Our expectation still is that China is unlikely to abandon zero-Covid before late this year, until after the 20th Party Congress and when there is a credible domestic mRNA vaccine ready to be widely distributed across the country. Pressure may begin to mount, not from slowing growth, but from watching much of the rest of the world safely resume normalcy, including extensive international travel. That sense of distinctive growing isolation may prod Beijing to more quickly approve modest adjustments, such as creating targeted “closed loop” systems, with shorter quarantine periods than is currently the case, for business travelers and their own international students.
The emphasis on achieving somewhat higher short-term growth and sticking with zero-Covid is that other long-term goals, such as rebalancing the economy toward consumption and reducing inequality as part of the drive for “common prosperity,” are being put off. Gavekal Dragonomics’ Andrew Batson incisively notes that “common prosperity,” once thought to be an enduring pillar of Chinese economic policy, was barely mentioned in any of the government’s reports or discussions at the Two Sessions.
This conclusion also certainly applies to the climate space. The Government Work Report and the report by the National Development and Reform Commission (NDRC) both emphasize the need for “flexibility” in the context of assessing energy consumption and taking a “well-ordered” approach to the energy transition. This is consistent with the message coming from Beijing in recent months, which has emphasized energy security and gradualism when it comes to decarbonization.
The messaging from the two conferences does not suggest any changes to the country’s climate goals of peaking emissions by 2030 and reaching carbon neutrality by 2060. They do, however, indicate that the government is unlikely to pursue bolder climate action in the short term. By prioritizing economic growth through infrastructure spending, the government implicitly is accepting a higher level of carbon emissions.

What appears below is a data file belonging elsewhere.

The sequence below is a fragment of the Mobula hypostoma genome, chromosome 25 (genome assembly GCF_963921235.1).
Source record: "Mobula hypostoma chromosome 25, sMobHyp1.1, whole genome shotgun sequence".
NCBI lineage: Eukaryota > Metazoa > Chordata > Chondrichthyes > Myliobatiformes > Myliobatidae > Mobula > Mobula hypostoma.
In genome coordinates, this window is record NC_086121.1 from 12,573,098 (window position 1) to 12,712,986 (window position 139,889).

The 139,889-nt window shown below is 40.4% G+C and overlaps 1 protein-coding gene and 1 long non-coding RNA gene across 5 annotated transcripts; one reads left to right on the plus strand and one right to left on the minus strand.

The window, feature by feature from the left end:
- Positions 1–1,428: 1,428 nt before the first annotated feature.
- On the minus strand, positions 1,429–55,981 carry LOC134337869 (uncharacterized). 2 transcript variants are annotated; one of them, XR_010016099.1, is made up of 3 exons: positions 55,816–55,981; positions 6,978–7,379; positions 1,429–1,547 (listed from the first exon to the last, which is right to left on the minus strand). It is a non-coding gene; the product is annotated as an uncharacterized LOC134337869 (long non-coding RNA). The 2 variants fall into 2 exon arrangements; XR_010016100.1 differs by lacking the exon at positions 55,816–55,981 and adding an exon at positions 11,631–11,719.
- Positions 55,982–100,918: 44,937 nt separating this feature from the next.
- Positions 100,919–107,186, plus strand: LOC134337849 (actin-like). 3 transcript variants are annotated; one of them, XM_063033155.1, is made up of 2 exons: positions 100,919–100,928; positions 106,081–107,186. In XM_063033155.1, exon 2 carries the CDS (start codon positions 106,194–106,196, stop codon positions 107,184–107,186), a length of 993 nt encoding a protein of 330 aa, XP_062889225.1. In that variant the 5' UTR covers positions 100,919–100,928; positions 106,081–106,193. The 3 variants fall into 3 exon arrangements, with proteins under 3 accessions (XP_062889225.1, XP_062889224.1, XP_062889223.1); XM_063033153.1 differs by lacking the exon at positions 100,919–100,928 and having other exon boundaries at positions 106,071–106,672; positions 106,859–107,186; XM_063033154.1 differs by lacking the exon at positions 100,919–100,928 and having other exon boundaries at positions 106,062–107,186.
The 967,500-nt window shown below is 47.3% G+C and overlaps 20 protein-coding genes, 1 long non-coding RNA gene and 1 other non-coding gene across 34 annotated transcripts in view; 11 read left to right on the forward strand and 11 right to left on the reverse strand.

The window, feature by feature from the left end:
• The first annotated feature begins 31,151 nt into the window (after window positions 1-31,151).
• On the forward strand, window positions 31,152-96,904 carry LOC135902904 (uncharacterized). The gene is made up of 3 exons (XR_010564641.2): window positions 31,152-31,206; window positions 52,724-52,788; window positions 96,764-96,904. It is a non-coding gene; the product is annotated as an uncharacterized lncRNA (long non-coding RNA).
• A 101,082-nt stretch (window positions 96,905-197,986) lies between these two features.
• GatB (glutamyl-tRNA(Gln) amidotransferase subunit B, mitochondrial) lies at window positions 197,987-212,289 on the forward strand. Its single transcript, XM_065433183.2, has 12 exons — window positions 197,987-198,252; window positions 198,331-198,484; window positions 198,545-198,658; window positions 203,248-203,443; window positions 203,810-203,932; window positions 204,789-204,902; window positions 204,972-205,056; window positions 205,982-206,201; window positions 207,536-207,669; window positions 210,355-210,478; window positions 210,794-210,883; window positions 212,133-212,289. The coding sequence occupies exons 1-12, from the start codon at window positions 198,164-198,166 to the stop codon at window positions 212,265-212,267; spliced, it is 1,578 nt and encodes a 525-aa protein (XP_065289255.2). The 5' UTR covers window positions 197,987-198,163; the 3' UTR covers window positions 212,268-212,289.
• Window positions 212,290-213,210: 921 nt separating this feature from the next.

There is one important issue that unsurprisingly is not addressed in the work report or elsewhere, and that is the implications of the Russian invasion of Ukraine for China’s energy sector. In the medium- to long-run China could benefit from less competition with Europe over gas imports and be able to purchase more commodities from Russia. But these advantages remain for now only in the realm of possibilities. Instead, it seems more likely that the near-term impact will be negative due to spikes in commodity prices that could threaten China’s economic targets. This will reinforce concerns in Beijing over energy independence, strengthening the case both for domestic coal, diversified imports, and renewables.
Related Trustee Chair Activity
Commentary: Scott Kennedy, “China’s Economy and Ukraine: All Downside Risks,” CSIS, March 3, 2022.
Report: Yanzhong Huang and Scott Kennedy, Advancing U.S.-China Health Security Cooperation in an Era of Strategic Competition, CSIS, December 1, 2021.
Critical Questions: Ilaria Mazzocco, “What Is China’s Climate Agenda?” CSIS, November 4, 2021.
Report: Scott Kennedy and Jude Blanchette (ed.s), Chinese State Capitalism, CSIS, October 7, 2021.
Commentary: Scott Kennedy and Daniel Rosen, “Market Metrics: A Fact-Based Approach to the Chinese Economic Challenge,” CSIS, October 10, 2019.